Harper's Bazaar March 2016 - Page 188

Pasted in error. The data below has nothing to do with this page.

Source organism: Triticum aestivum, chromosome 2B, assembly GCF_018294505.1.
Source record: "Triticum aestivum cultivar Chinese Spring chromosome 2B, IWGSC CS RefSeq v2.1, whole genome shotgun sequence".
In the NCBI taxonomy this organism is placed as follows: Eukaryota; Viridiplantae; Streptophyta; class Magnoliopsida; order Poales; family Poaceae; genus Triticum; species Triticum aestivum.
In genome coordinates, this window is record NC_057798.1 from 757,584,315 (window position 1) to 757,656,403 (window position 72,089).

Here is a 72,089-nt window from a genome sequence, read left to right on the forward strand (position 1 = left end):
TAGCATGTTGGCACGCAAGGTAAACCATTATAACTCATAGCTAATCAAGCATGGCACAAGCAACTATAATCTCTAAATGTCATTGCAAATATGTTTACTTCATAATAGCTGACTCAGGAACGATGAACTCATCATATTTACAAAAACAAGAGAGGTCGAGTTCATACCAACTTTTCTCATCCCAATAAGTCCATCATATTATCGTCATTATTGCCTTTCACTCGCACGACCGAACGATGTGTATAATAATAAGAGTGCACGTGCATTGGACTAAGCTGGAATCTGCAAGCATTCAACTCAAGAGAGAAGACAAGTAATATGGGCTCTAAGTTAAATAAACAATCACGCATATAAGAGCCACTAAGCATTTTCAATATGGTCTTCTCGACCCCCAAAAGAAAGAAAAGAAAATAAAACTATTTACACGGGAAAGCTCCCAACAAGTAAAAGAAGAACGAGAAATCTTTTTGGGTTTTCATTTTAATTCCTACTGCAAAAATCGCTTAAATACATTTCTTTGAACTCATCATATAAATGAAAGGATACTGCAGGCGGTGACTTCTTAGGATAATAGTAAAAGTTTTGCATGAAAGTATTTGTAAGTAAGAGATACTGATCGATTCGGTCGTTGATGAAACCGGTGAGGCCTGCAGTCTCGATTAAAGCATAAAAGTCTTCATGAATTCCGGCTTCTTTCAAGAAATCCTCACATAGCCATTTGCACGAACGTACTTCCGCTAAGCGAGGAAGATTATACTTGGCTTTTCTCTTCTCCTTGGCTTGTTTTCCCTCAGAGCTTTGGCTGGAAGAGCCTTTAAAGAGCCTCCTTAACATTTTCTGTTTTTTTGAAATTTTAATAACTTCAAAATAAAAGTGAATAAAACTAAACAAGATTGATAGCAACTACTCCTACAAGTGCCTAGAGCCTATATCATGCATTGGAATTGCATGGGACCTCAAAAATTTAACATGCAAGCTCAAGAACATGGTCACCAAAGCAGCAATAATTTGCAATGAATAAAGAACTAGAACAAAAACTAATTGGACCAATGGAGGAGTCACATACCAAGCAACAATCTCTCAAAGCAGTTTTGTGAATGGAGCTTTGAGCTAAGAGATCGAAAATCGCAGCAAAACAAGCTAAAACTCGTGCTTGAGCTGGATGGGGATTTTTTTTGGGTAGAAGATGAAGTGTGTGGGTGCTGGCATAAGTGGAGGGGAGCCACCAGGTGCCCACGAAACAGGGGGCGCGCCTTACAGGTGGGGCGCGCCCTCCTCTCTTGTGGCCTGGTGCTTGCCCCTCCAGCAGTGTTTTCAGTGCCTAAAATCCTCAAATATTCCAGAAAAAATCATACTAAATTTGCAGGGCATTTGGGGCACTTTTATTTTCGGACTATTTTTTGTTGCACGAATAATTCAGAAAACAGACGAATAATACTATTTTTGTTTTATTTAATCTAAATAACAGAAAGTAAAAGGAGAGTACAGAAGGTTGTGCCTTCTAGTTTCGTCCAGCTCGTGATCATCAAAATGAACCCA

HOT LIST Bazaar Y ann Martel took the world by storm when his wonderful novel, “It’s a lovely country—because it’s small, there’s Life of Pi, won the Man Booker Prize in 2002. This tale, in which a certain unity about it. There are no big a boy, Pi Patel, is stranded on a lifeboat with a zebra, a hyena, an regional differences or dialects, but it’s very orangutan, and a Bengal tiger named Richard Parker, found multicultural because, although they once had a global audience thanks to the delicate balancing act between a great empire, they decolonised much more faith and reason: At its end, the reader must decide what is true and what is successfully than many other countries. But not. A confession: I was one of the panel, chaired by the late professor Lisa it’s a place that feels on the edge of Europe; Jardine, to award that prize; coming across this unexpected treasure in our piles when I first went to Lisbon, before the country of books was an extraordinary moment. But we were not alone in our love for got a lot of money from the EU, it really felt Martel. In the wake of the accolade, this hitherto little-known author found like a provincial town.” the kind of success that most writers can only dream of: His novel sold nearly And he was always fascinated by the Alto seven million copies worldwide, and Ang Trás-os-Montes—not least because Lee’s vivid, captivating film adaptation they’re not especially high. The High grossed more than $609 million and won Mountains of Portugal feels provincial in four Academy Awards. the best way: Absolutely located in a Now, Martel and I are speaking about particular place. One of the delights of his latest novel, The High Mountains of the novel is its depiction of an apparently Portugal, composed of three desolate, somewhat scrubby landscape interconnected stories set in 1904, 1939, that is still, somehow, full of wonder. and 1989; their links only become truly “Why would you call it that, when there apparent at the very end of the book. Each aren’t any real mountains?” Martel of the sections’ protagonists—a young ponders aloud. It’s not a puzzle the book The author Yann Martel continues his man travelling in one of his country’s first attempts to solve; it rests in the reader’s motor cars in search of a mysterious statue; mind, as it does in Martel’s. But he has search for the meaning of life in a a local pathologist who finds himself at the always been a novelist who leaves characteristically ambiguous new novel centreofamurdermystery;andaCanadian questions open rather than offering senator who makes a dramatic, peculiar simple answers. He’s clearly fascinated By Erica Wagner change in his life when he adopts a by primates—there’s that orangutan in chimpanzee—is on a quest. What sort of Life of Pi, and in his last novel, Beatrice quest? To discover the truth about and Virgil, a howler monkey and a themselves, and the truth of life, it would donkey flee unspeakable horrors, their be fair to say. All three are set in a region of fate a complex allegory of the Holocaust. Portugal known as AltoTrás-os-Montes—the heights behind the Martel explains what draws him to the apes—particularly mountains. As wit